B.C. sockeye returns drop as official calls 2019 ‘extremely challenging’

Federal government says officials are seeing the same thing off Alaska and Washington state

Federal fisheries experts are painting a devastating picture of the challenges facing Pacific salmon and point to climate change as the main culprit.

Andrew Thompson, regional director for fisheries management, says it’s been an extremely challenging year for salmon and there have been significant declines in a number of stocks.

He says the trend is also being seen in waters off Alaska and Washington state.

Fisheries staff say factors such as human activity that degrades fish habitat and a landslide on the Fraser River blocking millions of fish from spawning upstream are making things worse.

In one of the most dramatic shifts, the federal Department of Fisheries has adjusted the number of returning Fraser River sockeye to slightly more than 600,000, down from an earlier projection of nearly five million.

Sue Grant, head of a federal program on the state of salmon, says some of the declines are residual effects of larger climate change events.

READ MORE: Salmon moved to B.C. hatchery as Fraser River landslide work continues

“Everything we’re seeing in salmon and ecosystem trends is embedded within this larger context,” she said.

“The planet is warming and the most recent five years have been the warmest on the planet’s record,” she said, adding that Canada is warming at a rate double the global average and the rate increases at northern latitudes.

Climate events like “The Blob,” an enormous mass of warm water caused by a heat wave in the North Pacific, have had significant impacts on the food web, she said.

It prompted large fatty zooplankton, the primary food of Pacific salmon, to migrate north and be replaced by a much smaller, less nutritious species of plankton.

The Canadian Press

Like us on Facebook and follow us on Twitter

Get local stories you won't find anywhere else right to your inbox.
Sign up here

Just Posted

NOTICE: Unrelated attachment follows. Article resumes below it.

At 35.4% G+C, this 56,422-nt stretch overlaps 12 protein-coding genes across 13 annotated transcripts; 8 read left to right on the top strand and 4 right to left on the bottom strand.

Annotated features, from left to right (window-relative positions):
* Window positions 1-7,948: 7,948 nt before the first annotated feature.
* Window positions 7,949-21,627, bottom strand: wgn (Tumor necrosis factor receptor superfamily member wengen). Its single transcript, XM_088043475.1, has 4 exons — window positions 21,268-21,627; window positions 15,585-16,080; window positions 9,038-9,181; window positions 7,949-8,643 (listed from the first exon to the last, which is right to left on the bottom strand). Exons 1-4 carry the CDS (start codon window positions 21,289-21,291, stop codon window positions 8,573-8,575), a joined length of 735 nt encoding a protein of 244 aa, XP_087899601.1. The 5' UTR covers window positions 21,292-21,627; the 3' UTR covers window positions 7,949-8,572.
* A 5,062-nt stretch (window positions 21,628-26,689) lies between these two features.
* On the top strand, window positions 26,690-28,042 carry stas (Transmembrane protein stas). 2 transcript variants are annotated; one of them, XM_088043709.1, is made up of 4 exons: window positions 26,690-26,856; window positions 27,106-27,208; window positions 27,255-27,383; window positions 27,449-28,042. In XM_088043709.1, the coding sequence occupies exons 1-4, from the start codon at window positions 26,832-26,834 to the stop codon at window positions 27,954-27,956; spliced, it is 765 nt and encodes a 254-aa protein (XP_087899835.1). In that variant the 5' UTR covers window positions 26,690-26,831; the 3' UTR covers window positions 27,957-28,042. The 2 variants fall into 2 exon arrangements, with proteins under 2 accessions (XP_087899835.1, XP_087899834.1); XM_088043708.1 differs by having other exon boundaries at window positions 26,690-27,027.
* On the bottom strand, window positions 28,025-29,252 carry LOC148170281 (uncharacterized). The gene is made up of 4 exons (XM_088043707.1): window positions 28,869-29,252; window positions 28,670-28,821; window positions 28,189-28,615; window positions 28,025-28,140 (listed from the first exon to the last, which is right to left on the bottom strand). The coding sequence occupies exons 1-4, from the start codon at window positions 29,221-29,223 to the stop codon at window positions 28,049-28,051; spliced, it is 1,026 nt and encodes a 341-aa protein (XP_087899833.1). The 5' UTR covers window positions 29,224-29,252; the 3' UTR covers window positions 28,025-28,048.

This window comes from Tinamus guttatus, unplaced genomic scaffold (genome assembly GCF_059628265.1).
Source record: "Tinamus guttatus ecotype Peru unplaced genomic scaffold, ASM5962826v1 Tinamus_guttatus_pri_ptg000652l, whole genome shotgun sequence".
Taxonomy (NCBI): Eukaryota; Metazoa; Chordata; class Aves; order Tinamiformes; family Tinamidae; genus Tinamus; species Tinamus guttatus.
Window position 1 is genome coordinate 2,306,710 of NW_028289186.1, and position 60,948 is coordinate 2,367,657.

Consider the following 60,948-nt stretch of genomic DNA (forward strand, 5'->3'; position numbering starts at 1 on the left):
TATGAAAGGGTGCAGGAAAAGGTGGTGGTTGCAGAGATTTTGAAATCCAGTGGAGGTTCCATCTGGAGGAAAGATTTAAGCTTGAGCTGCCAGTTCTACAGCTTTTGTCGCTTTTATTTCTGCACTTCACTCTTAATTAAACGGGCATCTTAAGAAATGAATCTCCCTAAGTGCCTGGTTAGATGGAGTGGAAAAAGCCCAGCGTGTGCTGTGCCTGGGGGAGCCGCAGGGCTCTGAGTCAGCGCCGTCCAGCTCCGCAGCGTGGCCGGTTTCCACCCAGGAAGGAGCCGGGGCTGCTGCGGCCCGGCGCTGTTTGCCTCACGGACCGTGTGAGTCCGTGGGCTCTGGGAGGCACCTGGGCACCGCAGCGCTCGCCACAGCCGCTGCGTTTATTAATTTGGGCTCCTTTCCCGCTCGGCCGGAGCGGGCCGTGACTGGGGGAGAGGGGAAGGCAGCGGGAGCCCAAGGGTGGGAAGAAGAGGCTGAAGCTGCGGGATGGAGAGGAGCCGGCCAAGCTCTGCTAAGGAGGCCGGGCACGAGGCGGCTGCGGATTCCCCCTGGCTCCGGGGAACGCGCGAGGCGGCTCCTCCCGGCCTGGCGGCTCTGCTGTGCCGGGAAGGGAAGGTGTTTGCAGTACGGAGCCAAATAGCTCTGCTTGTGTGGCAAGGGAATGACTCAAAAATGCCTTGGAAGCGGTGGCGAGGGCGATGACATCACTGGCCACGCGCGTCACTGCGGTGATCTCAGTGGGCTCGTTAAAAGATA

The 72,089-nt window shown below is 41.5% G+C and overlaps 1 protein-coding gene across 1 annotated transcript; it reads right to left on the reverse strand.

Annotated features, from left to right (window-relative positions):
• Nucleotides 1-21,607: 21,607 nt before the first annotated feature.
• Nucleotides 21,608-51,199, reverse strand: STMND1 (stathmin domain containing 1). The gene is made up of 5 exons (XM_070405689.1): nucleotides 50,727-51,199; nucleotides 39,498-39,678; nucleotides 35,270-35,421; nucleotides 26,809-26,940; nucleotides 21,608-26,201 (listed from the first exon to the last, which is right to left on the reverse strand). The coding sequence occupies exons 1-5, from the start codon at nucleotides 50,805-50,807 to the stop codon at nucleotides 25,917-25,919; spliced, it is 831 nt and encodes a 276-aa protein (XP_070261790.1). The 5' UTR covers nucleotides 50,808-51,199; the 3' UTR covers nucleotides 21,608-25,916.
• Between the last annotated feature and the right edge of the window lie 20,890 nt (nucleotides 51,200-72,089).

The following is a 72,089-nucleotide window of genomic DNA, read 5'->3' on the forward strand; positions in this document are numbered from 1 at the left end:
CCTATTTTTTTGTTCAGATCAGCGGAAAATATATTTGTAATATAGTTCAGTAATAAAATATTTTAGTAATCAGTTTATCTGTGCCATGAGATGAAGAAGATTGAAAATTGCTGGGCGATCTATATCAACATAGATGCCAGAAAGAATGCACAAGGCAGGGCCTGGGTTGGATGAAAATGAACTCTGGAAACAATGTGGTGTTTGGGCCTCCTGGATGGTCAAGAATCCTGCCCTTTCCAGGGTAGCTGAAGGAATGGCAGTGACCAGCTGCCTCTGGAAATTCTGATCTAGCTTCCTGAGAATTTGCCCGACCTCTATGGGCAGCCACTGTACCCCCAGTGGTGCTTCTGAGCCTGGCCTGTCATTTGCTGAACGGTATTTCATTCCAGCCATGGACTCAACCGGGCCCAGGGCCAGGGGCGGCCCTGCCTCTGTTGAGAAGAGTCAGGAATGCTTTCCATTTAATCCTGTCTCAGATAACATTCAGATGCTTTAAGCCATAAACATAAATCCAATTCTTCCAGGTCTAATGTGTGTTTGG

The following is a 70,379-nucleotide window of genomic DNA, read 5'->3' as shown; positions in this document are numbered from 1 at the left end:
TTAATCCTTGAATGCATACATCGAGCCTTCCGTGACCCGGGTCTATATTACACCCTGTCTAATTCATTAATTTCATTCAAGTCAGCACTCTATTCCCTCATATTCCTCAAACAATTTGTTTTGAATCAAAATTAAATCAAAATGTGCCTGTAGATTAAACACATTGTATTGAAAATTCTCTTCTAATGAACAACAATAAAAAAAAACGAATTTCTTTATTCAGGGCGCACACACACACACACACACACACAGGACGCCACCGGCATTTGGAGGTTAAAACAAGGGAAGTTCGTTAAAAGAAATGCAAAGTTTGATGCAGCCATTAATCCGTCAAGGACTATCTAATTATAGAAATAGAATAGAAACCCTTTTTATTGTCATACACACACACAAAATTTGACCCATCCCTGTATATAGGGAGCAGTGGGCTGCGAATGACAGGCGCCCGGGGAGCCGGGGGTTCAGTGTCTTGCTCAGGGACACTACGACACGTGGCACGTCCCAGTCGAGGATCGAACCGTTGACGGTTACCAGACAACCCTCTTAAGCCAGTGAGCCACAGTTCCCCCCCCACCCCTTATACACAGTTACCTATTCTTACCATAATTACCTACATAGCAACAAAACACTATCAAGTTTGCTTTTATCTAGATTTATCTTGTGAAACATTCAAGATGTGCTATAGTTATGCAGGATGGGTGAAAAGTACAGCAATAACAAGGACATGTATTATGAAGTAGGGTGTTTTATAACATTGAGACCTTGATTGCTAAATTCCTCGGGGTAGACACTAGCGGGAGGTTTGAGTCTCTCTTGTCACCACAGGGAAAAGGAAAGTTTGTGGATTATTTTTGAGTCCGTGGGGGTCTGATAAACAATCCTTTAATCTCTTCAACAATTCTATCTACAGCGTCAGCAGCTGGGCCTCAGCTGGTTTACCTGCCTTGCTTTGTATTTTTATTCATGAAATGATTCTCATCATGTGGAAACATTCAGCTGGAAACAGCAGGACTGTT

Provincial COVID-19 data can now be used for B.C. to prepare for a second wave

In the past week, B.C. has seen a slight spike in daily test-positive case counts

Feds announce $8.3M to deal with ‘ghost’ fishing gear in B.C. waters

Three projects on the North Coast awarded funding

VIA Rail lays off 1,000 unionized workers across the country

Northern B.C. route Jasper to Prince George to Prince Rupert is not affected by VIA Rail layoffs

Hagensborg Water District purchases new fire truck; prepares for conversion to CCRD

Approximately $1.3 million of the district’s infrastructure grant has been transferred to the CCRD.

Recent surge in COVID-19 cases not unexpected amid Phase Three of reopening: B.C.’s top doc

Keep circles small, wear masks and be aware of symptoms, Dr. Bonnie Henry says

B.C. NDP changing WorkSafeBC regulations to respond to COVID-19

Employers say reclassifying coronavirus could be ‘ruinous’

Baby raccoon rescued from 10-foot deep drainage pipe on Vancouver Island

‘Its cries were loud, pitiful and heartbreaking,’ Saanich animal control officer says

Statistical flaws led to B.C. wolf cull which didn’t save endangered caribou as estimated

Study finds statistical flaws in an influential 2019 report supporting a wolf cull

Windows broken, racist graffiti left on Okanagan home

Family says nothing like this has happened since they moved to Summerland in 1980s

B.C. man who went by ‘Doctor Ray Gaglardi’ charged with sex assault of teenage boys

The man, 75, is accused of assaulting teenage boys he met through Coquitlam-area churches

B.C.’s potential deficit $12.5 billion as spending spikes, taxes drop

Finance Minister Carole James gives COVID-19 outlook

Canadians torn on scaling back COVID-19 benefits to save money: poll

Of those surveyed, 78 per cent said they were worried about the size of the deficit

‘Trauma equals addiction’: Why some seek solace in illicit drugs

Part 2: Many pushed into addiction by ‘toxic stress,’ says White Rock psychologist

Most Read